DETROIT – The number of coronavirus cases in Michigan officially surpassed 1 million as of Sept. 22, according to officials.
Wednesday’s update brings the total number of confirmed COVID cases in Michigan to 1,001,989, including 20,781 deaths.
Dr. Asha Shajahan and other healthcare providers have been on the frontlines of the coronavirus pandemic.
“Back in 2020, I did not think that we were gonna have one in 500 Americans die from COVID-19. I also didn’t think that we would surpass the Spanish Flu deaths as well,” Shajahan said.
Gary Taylor, a nurse at Beaumont Hospital, said he’s even more surprised about how the United States, as a nation, has responded to the coronavirus crisis.
“It’s the infighting. It’s the division in America that it’s caused. That is the biggest surprise to me. I thought something like this would pull us together,” Taylor said.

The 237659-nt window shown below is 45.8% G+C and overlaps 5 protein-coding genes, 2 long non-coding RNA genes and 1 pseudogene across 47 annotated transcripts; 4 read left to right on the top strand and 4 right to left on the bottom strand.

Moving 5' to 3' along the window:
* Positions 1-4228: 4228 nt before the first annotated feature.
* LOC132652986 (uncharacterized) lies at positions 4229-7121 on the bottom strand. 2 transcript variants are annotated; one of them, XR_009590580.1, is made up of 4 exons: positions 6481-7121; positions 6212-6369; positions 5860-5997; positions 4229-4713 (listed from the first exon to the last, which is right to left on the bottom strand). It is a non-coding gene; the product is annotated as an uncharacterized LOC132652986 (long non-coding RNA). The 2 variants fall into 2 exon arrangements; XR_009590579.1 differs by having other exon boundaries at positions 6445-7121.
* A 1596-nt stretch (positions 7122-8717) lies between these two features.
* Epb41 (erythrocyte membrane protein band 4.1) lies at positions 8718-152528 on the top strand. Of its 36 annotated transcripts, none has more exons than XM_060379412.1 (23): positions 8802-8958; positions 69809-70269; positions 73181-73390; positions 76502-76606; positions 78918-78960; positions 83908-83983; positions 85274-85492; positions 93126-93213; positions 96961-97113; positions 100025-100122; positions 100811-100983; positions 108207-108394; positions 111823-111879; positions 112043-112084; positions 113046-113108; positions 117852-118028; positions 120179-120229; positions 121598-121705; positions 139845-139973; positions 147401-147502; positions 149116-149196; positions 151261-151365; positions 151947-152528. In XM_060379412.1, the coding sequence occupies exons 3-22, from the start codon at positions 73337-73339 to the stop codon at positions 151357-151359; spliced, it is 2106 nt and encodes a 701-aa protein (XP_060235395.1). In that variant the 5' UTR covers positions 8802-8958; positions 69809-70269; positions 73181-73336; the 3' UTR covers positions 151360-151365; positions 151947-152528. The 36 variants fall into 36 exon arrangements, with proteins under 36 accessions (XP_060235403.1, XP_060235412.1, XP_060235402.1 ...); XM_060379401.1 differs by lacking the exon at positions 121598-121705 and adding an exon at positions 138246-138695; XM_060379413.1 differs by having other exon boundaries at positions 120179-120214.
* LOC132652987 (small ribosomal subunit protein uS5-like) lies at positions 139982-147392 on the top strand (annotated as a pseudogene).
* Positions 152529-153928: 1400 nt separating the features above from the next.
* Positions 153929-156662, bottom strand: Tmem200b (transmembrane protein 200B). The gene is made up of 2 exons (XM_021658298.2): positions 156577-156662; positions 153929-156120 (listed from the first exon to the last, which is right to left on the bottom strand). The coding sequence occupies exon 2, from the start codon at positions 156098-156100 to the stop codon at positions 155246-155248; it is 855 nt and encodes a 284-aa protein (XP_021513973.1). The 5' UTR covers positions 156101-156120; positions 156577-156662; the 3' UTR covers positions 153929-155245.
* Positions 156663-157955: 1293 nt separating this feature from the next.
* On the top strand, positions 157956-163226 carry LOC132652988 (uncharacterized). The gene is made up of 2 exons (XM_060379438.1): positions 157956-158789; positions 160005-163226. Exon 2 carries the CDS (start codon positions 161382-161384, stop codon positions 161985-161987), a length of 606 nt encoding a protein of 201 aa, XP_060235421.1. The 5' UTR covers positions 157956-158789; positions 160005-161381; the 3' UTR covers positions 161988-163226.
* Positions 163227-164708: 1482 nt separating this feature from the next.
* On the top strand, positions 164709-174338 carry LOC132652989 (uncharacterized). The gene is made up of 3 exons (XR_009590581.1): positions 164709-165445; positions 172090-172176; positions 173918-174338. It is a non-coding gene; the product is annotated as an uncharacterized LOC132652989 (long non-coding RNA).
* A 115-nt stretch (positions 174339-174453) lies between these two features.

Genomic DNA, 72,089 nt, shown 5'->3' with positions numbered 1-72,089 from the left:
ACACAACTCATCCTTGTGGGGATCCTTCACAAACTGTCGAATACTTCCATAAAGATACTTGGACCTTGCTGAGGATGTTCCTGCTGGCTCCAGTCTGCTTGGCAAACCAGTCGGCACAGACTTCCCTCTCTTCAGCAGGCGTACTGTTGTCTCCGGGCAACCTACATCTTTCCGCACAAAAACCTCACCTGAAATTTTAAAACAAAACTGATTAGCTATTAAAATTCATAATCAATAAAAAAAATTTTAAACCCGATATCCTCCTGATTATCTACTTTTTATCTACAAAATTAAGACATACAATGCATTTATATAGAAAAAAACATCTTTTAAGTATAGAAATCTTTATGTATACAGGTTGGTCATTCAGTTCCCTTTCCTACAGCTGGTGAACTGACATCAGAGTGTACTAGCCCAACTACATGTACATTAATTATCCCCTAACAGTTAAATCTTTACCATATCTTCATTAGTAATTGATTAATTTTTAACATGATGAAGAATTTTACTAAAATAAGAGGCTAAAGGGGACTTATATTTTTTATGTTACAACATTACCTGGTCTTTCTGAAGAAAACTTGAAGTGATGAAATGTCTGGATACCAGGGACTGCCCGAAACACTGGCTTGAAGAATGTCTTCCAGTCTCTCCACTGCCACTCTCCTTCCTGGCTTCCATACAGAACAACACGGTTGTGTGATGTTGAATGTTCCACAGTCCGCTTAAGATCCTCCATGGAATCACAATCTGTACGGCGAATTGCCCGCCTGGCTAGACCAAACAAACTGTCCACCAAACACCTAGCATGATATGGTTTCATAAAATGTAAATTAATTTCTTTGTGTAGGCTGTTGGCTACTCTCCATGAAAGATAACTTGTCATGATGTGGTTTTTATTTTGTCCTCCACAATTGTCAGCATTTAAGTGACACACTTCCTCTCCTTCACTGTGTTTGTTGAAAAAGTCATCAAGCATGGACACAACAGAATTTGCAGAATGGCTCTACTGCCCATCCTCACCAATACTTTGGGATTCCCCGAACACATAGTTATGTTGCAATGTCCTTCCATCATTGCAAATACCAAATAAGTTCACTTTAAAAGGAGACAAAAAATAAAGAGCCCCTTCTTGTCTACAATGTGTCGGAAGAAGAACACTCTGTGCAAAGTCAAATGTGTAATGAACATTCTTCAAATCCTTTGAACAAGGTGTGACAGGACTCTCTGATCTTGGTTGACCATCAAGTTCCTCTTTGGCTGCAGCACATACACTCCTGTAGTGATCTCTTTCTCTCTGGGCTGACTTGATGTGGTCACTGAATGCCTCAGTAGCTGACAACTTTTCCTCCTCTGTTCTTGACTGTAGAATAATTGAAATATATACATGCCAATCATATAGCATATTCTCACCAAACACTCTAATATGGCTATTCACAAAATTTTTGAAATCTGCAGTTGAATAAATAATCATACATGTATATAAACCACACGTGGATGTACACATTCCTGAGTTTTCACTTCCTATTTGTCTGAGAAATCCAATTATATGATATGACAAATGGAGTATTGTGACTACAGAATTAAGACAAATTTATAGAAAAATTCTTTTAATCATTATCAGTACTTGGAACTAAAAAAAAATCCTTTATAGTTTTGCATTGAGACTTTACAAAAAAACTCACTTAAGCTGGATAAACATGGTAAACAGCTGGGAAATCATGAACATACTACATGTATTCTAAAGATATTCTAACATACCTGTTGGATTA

Shajahan said they did not realize just how long the effects of COVID-19 would be felt.
“I didn’t think that we would still be masking a year and a half later and I definitely didn’t think that if we did have a prevention method, that people would not be willing to take it,” Shajahan said.
Both insist that if Americans don’t take the necessary precautionary steps we could be fighting coronavirus even longer.
“Until you get everybody, or at least a majority of the people, working together. I think we’re still going to be dealing with this for a while,” Taylor said.
Both healthcare providers recommend getting the coronavirus vaccine as it’s the best way to slow the spread of COVID.
“I think that we are probably going in a positive direction, but I wish that it would be a little bit quicker,” Shajahan said.
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